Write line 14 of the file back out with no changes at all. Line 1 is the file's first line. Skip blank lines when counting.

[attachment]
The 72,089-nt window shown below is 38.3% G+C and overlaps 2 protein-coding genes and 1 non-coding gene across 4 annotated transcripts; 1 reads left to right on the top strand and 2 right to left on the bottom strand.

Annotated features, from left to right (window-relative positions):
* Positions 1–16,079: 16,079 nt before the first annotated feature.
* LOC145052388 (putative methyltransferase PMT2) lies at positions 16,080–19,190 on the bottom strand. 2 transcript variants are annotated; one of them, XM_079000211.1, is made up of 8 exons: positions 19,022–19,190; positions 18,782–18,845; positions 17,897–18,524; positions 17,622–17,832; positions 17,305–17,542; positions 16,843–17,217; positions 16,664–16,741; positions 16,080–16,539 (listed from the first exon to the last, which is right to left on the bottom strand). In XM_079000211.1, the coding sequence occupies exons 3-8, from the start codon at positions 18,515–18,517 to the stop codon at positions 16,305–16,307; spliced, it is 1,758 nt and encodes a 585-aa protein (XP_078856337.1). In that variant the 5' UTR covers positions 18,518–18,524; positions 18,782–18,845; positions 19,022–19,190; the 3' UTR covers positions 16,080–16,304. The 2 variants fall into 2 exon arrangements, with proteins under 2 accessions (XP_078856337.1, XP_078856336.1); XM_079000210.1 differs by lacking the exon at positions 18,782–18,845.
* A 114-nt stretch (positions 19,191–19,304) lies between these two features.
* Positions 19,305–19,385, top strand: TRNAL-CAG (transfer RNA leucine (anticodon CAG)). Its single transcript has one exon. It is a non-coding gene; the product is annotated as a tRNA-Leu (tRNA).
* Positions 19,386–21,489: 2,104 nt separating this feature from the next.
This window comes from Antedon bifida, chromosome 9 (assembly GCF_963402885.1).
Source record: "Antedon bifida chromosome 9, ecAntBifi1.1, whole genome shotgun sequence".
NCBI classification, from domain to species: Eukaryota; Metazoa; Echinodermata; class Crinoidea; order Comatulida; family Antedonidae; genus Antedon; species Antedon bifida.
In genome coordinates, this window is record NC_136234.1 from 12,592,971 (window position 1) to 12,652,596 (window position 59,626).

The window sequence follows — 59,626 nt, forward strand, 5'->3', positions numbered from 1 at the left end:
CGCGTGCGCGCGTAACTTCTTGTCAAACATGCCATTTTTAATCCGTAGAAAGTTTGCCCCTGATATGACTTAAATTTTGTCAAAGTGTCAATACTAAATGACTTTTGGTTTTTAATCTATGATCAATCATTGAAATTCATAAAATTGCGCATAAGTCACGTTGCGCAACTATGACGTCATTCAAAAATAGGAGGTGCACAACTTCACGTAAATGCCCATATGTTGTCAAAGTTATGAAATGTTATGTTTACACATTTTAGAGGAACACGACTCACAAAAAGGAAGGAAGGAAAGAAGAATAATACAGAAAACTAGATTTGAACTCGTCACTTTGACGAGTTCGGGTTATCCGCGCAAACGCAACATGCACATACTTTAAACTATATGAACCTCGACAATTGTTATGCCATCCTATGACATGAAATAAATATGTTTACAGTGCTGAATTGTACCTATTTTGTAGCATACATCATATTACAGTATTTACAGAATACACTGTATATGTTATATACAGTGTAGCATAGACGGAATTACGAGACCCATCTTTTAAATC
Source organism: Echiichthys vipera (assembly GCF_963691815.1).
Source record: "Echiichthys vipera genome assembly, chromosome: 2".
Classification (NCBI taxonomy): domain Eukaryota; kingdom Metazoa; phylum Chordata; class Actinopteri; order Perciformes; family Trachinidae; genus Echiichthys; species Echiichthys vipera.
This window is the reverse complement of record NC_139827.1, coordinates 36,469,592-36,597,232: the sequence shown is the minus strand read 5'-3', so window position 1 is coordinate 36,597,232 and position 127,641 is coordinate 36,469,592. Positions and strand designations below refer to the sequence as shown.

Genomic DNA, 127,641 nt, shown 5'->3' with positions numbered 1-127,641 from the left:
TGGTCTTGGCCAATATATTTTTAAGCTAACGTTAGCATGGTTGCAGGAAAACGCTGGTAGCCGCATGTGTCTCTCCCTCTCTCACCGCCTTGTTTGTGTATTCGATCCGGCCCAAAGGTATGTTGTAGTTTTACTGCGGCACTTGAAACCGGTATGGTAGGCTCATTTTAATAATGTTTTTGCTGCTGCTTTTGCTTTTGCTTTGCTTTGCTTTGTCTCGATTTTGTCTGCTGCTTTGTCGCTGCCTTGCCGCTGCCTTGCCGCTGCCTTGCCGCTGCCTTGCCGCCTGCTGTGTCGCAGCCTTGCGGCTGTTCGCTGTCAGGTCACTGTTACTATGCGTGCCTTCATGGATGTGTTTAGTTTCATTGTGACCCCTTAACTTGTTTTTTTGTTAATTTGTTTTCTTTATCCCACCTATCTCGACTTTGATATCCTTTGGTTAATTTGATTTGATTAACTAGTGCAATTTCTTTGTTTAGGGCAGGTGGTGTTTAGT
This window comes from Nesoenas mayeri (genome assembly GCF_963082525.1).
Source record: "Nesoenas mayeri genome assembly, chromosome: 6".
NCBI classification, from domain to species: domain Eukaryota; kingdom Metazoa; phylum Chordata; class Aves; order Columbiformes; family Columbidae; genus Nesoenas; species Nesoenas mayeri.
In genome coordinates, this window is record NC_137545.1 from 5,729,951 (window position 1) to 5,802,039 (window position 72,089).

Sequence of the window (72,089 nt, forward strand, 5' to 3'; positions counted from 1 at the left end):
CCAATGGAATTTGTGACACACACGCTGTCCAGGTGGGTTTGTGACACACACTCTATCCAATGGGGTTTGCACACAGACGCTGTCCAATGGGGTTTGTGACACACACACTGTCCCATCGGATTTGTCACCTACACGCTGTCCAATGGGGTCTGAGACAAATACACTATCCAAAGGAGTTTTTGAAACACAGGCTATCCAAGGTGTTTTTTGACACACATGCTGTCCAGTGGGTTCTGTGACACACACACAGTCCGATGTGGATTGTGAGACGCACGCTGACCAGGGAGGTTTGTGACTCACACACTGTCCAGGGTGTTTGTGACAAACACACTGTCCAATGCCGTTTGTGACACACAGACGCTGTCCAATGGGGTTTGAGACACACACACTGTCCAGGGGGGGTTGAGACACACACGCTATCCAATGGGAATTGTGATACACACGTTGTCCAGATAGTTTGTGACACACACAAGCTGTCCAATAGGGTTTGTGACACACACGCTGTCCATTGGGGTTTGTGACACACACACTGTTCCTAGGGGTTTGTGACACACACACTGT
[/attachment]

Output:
Source organism: Echiichthys vipera (assembly GCF_963691815.1).